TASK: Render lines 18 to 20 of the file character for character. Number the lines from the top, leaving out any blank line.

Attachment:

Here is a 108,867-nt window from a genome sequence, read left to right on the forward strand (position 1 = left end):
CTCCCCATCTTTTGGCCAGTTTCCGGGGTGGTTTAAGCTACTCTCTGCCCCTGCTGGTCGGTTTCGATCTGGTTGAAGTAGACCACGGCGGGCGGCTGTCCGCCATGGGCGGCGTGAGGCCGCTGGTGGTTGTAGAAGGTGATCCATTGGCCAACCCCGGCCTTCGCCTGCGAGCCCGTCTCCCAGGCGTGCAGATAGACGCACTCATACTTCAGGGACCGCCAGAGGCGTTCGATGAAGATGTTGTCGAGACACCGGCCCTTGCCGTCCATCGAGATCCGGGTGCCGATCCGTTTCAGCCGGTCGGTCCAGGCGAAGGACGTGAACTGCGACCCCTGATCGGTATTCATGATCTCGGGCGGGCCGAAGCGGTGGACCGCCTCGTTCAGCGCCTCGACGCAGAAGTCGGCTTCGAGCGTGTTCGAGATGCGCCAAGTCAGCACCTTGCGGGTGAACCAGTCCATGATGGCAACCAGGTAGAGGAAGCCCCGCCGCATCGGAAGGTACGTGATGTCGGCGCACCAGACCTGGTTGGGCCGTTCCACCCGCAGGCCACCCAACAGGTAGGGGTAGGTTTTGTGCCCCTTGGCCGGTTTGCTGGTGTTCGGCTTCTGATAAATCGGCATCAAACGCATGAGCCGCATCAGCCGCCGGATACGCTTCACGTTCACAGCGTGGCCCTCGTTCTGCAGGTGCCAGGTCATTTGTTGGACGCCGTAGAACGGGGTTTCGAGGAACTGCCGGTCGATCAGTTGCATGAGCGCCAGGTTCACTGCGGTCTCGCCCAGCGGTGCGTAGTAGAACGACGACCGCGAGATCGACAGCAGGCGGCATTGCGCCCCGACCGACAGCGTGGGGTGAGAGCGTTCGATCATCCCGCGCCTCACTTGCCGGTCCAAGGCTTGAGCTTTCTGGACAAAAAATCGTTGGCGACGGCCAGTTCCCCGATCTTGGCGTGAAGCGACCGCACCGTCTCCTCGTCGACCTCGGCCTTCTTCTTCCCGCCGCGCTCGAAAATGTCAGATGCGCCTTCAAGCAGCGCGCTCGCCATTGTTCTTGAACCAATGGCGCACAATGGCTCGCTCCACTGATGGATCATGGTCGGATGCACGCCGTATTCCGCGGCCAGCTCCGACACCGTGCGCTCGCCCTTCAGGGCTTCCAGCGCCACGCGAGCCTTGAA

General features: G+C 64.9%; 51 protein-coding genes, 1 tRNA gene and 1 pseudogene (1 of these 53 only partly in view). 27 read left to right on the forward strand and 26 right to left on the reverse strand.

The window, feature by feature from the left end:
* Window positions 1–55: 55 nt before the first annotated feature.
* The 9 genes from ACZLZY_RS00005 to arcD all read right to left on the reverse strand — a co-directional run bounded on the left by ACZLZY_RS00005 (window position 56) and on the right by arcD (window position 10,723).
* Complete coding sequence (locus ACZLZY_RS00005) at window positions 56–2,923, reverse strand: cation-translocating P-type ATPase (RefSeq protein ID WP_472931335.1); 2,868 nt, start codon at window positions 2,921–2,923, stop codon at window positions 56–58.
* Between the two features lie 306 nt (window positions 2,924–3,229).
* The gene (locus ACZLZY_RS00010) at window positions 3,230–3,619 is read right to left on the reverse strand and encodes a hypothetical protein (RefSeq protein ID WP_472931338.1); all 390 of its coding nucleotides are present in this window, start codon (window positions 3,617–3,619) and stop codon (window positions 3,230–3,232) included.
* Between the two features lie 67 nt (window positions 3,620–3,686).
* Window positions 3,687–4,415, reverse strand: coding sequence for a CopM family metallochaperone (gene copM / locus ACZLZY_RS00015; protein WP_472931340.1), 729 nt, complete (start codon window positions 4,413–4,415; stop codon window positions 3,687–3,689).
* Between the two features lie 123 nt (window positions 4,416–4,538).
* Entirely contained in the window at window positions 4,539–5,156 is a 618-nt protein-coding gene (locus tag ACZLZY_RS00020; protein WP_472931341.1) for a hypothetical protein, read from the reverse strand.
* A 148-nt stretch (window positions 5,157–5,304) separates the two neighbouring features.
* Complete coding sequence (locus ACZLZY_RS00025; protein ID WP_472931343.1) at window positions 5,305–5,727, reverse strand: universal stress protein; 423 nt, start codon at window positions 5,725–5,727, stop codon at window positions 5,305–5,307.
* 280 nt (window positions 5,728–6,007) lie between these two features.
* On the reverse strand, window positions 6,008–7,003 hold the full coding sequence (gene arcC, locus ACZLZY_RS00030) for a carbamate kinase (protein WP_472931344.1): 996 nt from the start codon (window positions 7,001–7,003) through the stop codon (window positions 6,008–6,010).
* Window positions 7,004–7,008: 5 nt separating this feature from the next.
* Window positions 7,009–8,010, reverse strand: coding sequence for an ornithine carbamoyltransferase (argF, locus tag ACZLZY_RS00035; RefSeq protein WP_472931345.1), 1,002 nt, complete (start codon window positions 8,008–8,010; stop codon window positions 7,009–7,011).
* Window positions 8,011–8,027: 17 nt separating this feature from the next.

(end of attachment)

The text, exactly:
* Window positions 7,004–7,008: 5 nt separating this feature from the next.
* Window positions 7,009–8,010, reverse strand: coding sequence for an ornithine carbamoyltransferase (argF, locus tag ACZLZY_RS00035; RefSeq protein WP_472931345.1), 1,002 nt, complete (start codon window positions 8,008–8,010; stop codon window positions 7,009–7,011).
* Window positions 8,011–8,027: 17 nt separating this feature from the next.